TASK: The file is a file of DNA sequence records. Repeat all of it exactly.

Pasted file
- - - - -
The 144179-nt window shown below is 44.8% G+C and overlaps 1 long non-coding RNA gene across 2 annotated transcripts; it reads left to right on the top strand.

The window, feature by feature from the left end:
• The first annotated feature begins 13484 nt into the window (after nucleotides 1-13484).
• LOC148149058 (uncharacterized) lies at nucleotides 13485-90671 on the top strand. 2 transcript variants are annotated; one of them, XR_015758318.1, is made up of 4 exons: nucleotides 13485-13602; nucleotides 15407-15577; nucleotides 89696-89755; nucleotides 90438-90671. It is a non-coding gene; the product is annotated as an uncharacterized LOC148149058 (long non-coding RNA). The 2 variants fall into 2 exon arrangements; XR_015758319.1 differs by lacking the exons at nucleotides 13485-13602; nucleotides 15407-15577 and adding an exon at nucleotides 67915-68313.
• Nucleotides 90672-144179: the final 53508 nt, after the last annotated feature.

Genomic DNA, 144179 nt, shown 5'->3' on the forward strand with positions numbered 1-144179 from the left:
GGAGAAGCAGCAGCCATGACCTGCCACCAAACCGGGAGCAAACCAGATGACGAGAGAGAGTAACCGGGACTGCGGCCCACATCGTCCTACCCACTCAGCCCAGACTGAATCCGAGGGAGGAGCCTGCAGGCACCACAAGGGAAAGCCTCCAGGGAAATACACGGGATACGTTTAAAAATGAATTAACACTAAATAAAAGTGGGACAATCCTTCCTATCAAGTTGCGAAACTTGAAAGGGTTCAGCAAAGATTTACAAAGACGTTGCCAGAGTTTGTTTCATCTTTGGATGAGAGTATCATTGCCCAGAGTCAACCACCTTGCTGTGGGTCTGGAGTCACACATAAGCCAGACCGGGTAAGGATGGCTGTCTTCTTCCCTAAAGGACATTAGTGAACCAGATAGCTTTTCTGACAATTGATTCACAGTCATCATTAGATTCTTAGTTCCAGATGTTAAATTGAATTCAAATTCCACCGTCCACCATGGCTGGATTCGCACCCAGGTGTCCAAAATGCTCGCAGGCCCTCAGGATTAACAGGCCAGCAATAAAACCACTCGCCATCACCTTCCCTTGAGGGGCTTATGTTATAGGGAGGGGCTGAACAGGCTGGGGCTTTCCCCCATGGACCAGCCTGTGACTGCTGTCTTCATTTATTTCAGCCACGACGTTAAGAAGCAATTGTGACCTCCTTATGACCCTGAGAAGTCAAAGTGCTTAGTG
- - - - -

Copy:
The 144179-nt window shown below is 44.8% G+C and overlaps 1 long non-coding RNA gene across 2 annotated transcripts; it reads left to right on the top strand.

The window, feature by feature from the left end:
• The first annotated feature begins 13484 nt into the window (after nucleotides 1-13484).
• LOC148149058 (uncharacterized) lies at nucleotides 13485-90671 on the top strand. 2 transcript variants are annotated; one of them, XR_015758318.1, is made up of 4 exons: nucleotides 13485-13602; nucleotides 15407-15577; nucleotides 89696-89755; nucleotides 90438-90671. It is a non-coding gene; the product is annotated as an uncharacterized LOC148149058 (long non-coding RNA). The 2 variants fall into 2 exon arrangements; XR_015758319.1 differs by lacking the exons at nucleotides 13485-13602; nucleotides 15407-15577 and adding an exon at nucleotides 67915-68313.
• Nucleotides 90672-144179: the final 53508 nt, after the last annotated feature.

Genomic DNA, 144179 nt, shown 5'->3' on the forward strand with positions numbered 1-144179 from the left:
GGAGAAGCAGCAGCCATGACCTGCCACCAAACCGGGAGCAAACCAGATGACGAGAGAGAGTAACCGGGACTGCGGCCCACATCGTCCTACCCACTCAGCCCAGACTGAATCCGAGGGAGGAGCCTGCAGGCACCACAAGGGAAAGCCTCCAGGGAAATACACGGGATACGTTTAAAAATGAATTAACACTAAATAAAAGTGGGACAATCCTTCCTATCAAGTTGCGAAACTTGAAAGGGTTCAGCAAAGATTTACAAAGACGTTGCCAGAGTTTGTTTCATCTTTGGATGAGAGTATCATTGCCCAGAGTCAACCACCTTGCTGTGGGTCTGGAGTCACACATAAGCCAGACCGGGTAAGGATGGCTGTCTTCTTCCCTAAAGGACATTAGTGAACCAGATAGCTTTTCTGACAATTGATTCACAGTCATCATTAGATTCTTAGTTCCAGATGTTAAATTGAATTCAAATTCCACCGTCCACCATGGCTGGATTCGCACCCAGGTGTCCAAAATGCTCGCAGGCCCTCAGGATTAACAGGCCAGCAATAAAACCACTCGCCATCACCTTCCCTTGAGGGGCTTATGTTATAGGGAGGGGCTGAACAGGCTGGGGCTTTCCCCCATGGACCAGCCTGTGACTGCTGTCTTCATTTATTTCAGCCACGACGTTAAGAAGCAATTGTGACCTCCTTATGACCCTGAGAAGTCAAAGTGCTTAGTG